Executing SOA: An Interview with Robert Laird and Tilak Mitra
Earlier, we reviewed the excellent book Executing SOA: A Practical Guide for the Service Oriented Architect from IBM Press. I recently had the opportunity to discuss the book and SOA in general with Robert Laird and Tilak Mitra, two of the authors of the book. It turned out to be an insightful dialog which surfaced real world experiences, continuing the practical theme of the book.
Aslam Khan: What was your motivation for writing the book?
Robert Laird: When working with customers, I was getting very similar questions from them concerning SOA Governance, for example. I wanted to get these questions answered, and the book seemed like a great vehicle to help address some common patterns.
Tilak Mitra: There has been a lot of talk about using a proper and disciplined approach to the identification, specification (detailed design) and realization (implementation decisions) of services in a SOA. But the industry has been lacking a formal approach to this discipline of service modeling and architecture. We wanted to formalize such a technique and share that with the community, so as to foster a consistent approach to service modeling and design.
Khan: I found that the book focused on two groups - the business architect and the software architect. Was that intentional or did it arise as a natural explanation of the practical approaches necessary for building a SOA?
Laird: We intentionally wanted to raise the profile of the business architect and the role of business in general as a key success factor for real SOA. The software architect is very important also, but you're going to get that as a matter of course in any decent SOA book.
Mitra: We wanted to highlight the fact that SOA is as much a business imperative as it is for IT. Hence, a business architect that understands the business domain, the enterprise constraints, the business vision and imperative along with the business goals - and demonstrate the incorporation of all of these into a single unified business architecture, is critical. The business architecture then is understood, rationalized and transformed into an IT architecture based on SOA principles, policies, best practices and guidelines. The key linkage between the business and IT is manifested by the transition and traceability between the business architecture and the IT architecture. Hence both the business and the SOA architect are equally important for a successful SOA.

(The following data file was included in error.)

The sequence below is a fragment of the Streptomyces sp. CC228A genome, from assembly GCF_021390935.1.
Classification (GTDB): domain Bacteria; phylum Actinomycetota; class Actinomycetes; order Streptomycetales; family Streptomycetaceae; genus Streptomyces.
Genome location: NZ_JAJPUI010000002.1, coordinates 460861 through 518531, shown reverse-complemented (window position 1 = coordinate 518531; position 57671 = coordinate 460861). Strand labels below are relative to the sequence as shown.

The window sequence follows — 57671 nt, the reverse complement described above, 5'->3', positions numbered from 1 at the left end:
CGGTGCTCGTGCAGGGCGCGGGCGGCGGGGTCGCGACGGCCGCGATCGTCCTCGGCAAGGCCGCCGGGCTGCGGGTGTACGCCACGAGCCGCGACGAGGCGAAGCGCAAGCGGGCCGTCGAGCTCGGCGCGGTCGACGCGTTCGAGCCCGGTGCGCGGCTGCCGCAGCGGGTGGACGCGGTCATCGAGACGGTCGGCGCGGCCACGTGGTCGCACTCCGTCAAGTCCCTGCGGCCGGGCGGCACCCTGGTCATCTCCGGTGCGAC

Khan: In the book, you mention that a lot of the practices have been garnered from experiences with real-world projects. How wide did you cast your net?
Laird: We are all part of IBM groups that perform consulting on a world wide basis. For example, on governance, we used experiences from Japan, Australia, South Africa, the European Union, the Middle East, and North America. In addition, one of our authors has 25 years of industry experience at a U.S. telco and those experiences also helped to shape the book.
Khan: SOA Governance seems to be very bureaucratic in its nature. How does this fit in with teams that focus on simpler structures that support their agile methodologies?
Laird: First, I don't agree with the premise of the question that governance is necessarily bureaucratic. Using tooling for automation and sizing the governance for the task at hand should allow for an agile governance. But you are certainly correct that it can become bureaucratic if not led effectively. The trick is, whether it's for agile or waterfall or whatever, to only do the governance that makes sense and adds value. In particular, for agile methodologies you wouldn't want a control gate for certain aspects of the development lifecycle such as requirements, since agile will elicit requirements quite well via frequent user interactions. But you still need to validate that the developers have followed standards, policies, and prescribed patterns. But automate, automate, automate!